Finally, even if an economic superpower holds so many reserves that adding marginally to them has no effect, still, the superpower has incentive to keep competing for unrealizable profits to prevent those unrealizable profits from accumulating to others.

    Capital controls provide a check on the exercise of economic superpowers. (This is a clear example of the state implementing a class interest of bourgeoisie that is not identical with the individual interests of members of the class.)

    What if the dollar were pegged to gold?

    If there were never any run on gold the peg would not be operational and it would be exactly like the post-1971 situation.

    On the other hand if there was demand for real convertability, then whatever capitals are able to command enough pricing power should use that power to accumulate gold reserves … until an oligopoly of such capitals has cornered the market enough that demands for convertability are sufficient to cause sovereign defaults.

    At that point other capitals either accept those winners as having a monopoly on credit or else they give up on money pegged to gold.

    In the presence of the imminent concentration of pricing power sufficient to corner gold or any other potential commodity-money, it makes sense that a critical mass of capitals would agree to switch to nominal pricing in floating fiat currencies (rather than gold). Again, so long as prices (after the shock) tend to be somewhat stable in the short to medium term, exchange-based production can continue.

    (Who knows: Maybe by 1971 oil producing cartels were seen as imminently in possession of enough pricing power to corner gold.)

    A switch to fiat money allows reserves to be meaningfully accumulated (to acquire economic “superpowers” and to try to prevent others from doing the same). At the same time capital controls provide a check on those superpowers and, in any event, no amount of reserve hoarding can create a monopoly on credit. It would appear that permanently unrealized reserves can accumulate forever, in any quantity because they will not ever be deployed en masse. It would appear that they will tend to accumulate indefinitely, so long as capitals compete to obtain or block economic superpowers.

    (I wouldn’t claim to be able to quantify what portion of current reserves are permanently unrealizable. I would guess the number is relatively small on the basis of comparisons such as: China’s USD reserves are about the price of one year’s worth of crude oil production. The US national debt is about 6 times as large as that.)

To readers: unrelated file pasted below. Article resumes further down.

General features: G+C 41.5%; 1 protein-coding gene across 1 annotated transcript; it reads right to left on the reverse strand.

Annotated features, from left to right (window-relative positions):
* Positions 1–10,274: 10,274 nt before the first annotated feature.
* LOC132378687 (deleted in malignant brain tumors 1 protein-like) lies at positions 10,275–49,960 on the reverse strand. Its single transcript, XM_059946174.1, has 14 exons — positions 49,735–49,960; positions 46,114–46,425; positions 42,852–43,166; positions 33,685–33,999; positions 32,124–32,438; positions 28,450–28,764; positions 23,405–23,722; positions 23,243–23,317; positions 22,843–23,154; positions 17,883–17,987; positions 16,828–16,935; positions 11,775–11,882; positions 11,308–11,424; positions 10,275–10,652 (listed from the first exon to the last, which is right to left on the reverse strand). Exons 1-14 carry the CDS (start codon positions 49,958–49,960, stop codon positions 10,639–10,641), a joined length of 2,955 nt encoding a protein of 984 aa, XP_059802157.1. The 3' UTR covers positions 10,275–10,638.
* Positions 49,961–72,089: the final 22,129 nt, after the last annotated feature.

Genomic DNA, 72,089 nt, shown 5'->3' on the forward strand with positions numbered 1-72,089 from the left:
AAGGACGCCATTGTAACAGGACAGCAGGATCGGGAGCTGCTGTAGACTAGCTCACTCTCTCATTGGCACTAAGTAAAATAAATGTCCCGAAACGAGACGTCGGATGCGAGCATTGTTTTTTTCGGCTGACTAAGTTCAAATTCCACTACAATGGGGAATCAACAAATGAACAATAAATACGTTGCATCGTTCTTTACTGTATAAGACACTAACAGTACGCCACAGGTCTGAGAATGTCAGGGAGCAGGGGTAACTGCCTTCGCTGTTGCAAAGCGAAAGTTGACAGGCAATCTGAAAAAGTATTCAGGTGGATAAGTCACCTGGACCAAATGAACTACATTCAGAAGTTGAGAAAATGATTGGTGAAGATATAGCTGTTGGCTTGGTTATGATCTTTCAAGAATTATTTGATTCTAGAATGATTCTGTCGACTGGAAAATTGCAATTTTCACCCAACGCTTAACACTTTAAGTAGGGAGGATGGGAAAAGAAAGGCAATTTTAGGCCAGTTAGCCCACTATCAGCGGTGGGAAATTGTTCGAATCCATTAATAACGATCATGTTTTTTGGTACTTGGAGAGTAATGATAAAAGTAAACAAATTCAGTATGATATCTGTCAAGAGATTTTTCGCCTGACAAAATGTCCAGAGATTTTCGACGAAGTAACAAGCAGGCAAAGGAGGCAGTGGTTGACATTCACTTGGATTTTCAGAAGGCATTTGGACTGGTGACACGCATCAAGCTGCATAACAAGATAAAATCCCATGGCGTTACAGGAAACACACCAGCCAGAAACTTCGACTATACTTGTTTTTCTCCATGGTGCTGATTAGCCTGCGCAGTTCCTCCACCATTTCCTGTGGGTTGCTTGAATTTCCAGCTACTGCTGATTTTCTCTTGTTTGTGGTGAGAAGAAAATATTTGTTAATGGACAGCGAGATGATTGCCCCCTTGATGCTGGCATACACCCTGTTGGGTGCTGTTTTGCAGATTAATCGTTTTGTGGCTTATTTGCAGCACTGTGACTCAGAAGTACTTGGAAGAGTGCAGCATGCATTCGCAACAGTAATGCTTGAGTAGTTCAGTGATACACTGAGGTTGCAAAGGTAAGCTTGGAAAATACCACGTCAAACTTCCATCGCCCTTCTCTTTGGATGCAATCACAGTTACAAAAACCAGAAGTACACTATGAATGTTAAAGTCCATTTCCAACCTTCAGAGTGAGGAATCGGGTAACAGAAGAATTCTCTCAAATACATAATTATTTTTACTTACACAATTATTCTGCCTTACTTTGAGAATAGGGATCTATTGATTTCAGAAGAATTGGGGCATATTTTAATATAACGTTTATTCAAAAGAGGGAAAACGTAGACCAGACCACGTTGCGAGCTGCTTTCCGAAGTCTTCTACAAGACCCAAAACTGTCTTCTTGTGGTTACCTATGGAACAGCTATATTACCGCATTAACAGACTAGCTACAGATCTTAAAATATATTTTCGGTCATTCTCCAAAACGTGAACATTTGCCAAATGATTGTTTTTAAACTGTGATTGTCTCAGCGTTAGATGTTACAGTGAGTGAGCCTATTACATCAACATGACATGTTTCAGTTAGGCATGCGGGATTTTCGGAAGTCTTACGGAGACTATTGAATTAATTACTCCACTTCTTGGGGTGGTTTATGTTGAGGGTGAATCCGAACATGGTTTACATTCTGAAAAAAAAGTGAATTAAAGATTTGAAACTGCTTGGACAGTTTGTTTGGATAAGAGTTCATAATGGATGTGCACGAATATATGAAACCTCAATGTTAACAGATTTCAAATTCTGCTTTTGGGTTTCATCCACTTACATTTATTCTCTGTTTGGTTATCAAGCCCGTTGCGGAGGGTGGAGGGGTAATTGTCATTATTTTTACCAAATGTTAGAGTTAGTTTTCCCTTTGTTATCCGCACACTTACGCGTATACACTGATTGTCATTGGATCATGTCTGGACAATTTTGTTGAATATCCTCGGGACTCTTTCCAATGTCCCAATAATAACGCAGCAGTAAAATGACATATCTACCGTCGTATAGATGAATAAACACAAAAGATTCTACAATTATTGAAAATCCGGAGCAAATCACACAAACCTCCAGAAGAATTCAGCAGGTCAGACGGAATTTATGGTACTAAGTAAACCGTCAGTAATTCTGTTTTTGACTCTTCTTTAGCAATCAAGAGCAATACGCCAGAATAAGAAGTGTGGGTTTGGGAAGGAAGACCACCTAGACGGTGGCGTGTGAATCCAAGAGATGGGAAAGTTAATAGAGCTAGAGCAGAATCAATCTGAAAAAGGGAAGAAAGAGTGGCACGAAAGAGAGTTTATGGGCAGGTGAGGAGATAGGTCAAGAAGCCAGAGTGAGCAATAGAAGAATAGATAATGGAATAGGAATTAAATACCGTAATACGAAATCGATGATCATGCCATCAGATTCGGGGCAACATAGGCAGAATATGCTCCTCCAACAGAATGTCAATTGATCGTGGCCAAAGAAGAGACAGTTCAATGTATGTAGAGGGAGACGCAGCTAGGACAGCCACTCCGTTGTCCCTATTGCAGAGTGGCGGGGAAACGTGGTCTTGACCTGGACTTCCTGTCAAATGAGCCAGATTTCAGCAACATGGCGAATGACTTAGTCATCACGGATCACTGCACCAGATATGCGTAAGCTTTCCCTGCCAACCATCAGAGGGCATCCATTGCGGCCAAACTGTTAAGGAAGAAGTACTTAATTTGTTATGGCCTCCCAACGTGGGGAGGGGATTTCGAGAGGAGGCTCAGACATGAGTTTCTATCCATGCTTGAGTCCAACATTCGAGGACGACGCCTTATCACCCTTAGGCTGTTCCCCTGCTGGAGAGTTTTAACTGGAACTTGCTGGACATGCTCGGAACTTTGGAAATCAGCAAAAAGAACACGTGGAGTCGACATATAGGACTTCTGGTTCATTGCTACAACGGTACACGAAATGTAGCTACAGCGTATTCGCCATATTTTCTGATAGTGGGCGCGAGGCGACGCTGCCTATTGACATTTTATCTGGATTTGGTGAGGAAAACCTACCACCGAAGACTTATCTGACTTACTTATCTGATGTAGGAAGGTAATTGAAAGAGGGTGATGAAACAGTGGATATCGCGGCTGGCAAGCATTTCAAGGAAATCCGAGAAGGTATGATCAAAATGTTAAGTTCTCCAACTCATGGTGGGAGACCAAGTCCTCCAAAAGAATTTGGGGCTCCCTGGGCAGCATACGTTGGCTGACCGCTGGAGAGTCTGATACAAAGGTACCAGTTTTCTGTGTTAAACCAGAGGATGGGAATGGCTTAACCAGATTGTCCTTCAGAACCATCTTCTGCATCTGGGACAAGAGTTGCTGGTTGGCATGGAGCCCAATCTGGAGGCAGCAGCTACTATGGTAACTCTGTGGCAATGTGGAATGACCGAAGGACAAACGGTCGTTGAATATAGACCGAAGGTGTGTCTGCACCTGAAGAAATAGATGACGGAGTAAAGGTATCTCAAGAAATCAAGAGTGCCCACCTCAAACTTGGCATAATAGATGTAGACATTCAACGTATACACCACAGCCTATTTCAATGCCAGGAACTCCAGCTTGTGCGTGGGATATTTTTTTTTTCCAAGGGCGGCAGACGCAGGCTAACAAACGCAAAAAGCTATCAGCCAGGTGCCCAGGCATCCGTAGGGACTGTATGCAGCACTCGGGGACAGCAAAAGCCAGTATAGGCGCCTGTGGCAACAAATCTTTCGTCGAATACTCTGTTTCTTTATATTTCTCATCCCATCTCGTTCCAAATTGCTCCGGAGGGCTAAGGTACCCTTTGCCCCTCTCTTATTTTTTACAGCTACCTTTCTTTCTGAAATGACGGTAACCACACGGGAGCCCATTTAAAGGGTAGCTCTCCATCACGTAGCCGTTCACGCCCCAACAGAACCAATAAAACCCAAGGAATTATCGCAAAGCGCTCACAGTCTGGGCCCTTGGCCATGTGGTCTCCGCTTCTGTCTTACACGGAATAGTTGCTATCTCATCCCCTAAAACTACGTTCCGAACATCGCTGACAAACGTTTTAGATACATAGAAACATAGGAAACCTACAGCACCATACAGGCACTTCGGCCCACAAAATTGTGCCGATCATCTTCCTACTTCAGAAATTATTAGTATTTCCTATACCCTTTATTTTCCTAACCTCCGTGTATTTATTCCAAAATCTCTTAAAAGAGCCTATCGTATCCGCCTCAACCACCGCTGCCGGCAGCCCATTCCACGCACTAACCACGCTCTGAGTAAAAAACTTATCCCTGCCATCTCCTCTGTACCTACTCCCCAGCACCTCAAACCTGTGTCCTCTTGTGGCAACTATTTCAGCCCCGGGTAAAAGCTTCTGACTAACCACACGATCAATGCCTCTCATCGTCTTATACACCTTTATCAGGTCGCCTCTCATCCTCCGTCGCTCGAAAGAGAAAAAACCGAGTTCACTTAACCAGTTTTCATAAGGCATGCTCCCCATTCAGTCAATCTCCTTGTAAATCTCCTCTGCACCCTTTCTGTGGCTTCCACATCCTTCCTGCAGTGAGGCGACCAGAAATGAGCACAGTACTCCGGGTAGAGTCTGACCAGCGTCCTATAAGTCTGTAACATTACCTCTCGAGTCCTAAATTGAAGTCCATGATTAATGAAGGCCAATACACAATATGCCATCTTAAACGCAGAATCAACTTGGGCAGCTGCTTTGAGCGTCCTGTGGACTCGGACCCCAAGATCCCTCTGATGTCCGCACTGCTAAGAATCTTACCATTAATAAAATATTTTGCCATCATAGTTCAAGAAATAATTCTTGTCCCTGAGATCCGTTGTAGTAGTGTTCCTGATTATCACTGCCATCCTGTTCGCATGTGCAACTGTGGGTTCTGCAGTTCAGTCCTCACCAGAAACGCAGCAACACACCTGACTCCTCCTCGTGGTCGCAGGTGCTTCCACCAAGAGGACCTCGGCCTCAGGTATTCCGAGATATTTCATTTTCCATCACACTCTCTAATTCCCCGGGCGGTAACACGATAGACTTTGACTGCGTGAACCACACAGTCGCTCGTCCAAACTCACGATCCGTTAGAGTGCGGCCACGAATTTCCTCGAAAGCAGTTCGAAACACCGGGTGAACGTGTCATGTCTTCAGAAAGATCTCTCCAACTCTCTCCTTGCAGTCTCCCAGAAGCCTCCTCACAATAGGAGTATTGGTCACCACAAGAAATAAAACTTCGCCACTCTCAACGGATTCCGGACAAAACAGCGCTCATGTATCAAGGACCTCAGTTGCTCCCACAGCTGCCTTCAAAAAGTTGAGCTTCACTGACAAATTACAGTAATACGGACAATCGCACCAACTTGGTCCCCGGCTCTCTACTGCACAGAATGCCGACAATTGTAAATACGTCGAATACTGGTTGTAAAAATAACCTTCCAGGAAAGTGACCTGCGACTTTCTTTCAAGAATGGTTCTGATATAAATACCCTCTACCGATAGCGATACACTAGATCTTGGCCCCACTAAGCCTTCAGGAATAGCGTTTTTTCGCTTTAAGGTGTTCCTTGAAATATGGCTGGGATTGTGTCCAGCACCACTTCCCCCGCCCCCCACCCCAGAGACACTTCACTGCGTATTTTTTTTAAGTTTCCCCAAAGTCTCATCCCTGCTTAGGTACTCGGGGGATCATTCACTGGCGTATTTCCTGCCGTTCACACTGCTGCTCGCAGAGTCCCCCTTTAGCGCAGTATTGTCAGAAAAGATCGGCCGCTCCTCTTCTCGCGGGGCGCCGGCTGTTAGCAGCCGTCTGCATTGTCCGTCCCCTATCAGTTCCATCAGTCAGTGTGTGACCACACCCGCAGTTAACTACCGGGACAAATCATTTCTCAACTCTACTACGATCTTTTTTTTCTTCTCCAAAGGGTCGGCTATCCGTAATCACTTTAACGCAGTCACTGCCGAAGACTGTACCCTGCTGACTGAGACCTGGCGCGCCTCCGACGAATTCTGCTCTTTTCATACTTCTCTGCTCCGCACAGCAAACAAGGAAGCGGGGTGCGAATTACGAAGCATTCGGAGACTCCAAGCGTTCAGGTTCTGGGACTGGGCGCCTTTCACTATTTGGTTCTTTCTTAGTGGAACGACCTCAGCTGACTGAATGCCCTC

Finally, there is the question of whether U.S. dollars after 1971 became “valueless tokens”.

    I suggest we look at “value” here two ways: one based on exchange, the other based on labor.

    Exchange is simple: dollars at least act as if they have an exchange value because prices are relatively stable in the short and medium-term.

    In terms of labor: even fiat dollars are, technically and perhaps importantly, a commodity produced by labor.

    Capitals who control banks oversee the production of some dollars by credit (and their terminal consumption by debt repayment). Congress oversees the production of other dollars and treasuries by government spending and borrowing respectively. Congress also oversees the terminal consumption of dollars in the form of taxation. All these processes of production are nearly nothing but the application of labor.

    Dollars produced by private lending have an obvious price of production, manifest as fees and interest. I suppose one could say without it being too much of a stretch that dollars spent by the government in a given year, *plus* government revenues received by the government that year, are the price of production Congress is charging for the dollars spent.


  3. Exchange-value is a form of value and value “itself” is the essence (which is socially necessary labor time). Thus, the valueless token dollars are an “empty” value-form, which completely detached from the value-essence of SNLT. So, while production remains based on exchange value, it is no longer related to the essence of value, which means that the law of value has indeed ceased to operate at this stage of capitalism.

    All the surplus value in the world is basically claimed by the FED (compare: and then distributed “according to credit” down the line (chains) of financial, state, and corporate institutions. Naturally, corporations and individuals compete for access to that credit, and accumulation of commodity value-forms (in the course of production and trade) is a major way for them to secure that access (assets as “securities”, etc.). So the commodity exchange remains the basis of the existing mode of production, but it is no longer equal.Technically, everything is exchanged for nothing – the “pure credit money” – and then that nothing gets again exchanged for something. Individuals and institutions with better access to credit (owning more more capital) have the edge to manipulate the exchange value of the commodities they deal in [also: monopoly prices, etc.] so as to accumulate more value (despite the fact that there is no longer an instrument to adequately measure it). These manipulations are mostly concealed (including from the bulk of the manipulators themselves) under the marginalist doctrines dominating the bourgeois economics.

    In short, the “general formula” of circulation of capital from M-C-M’ turned back (well, not exactly “back” but on a new level) to C-M-C’.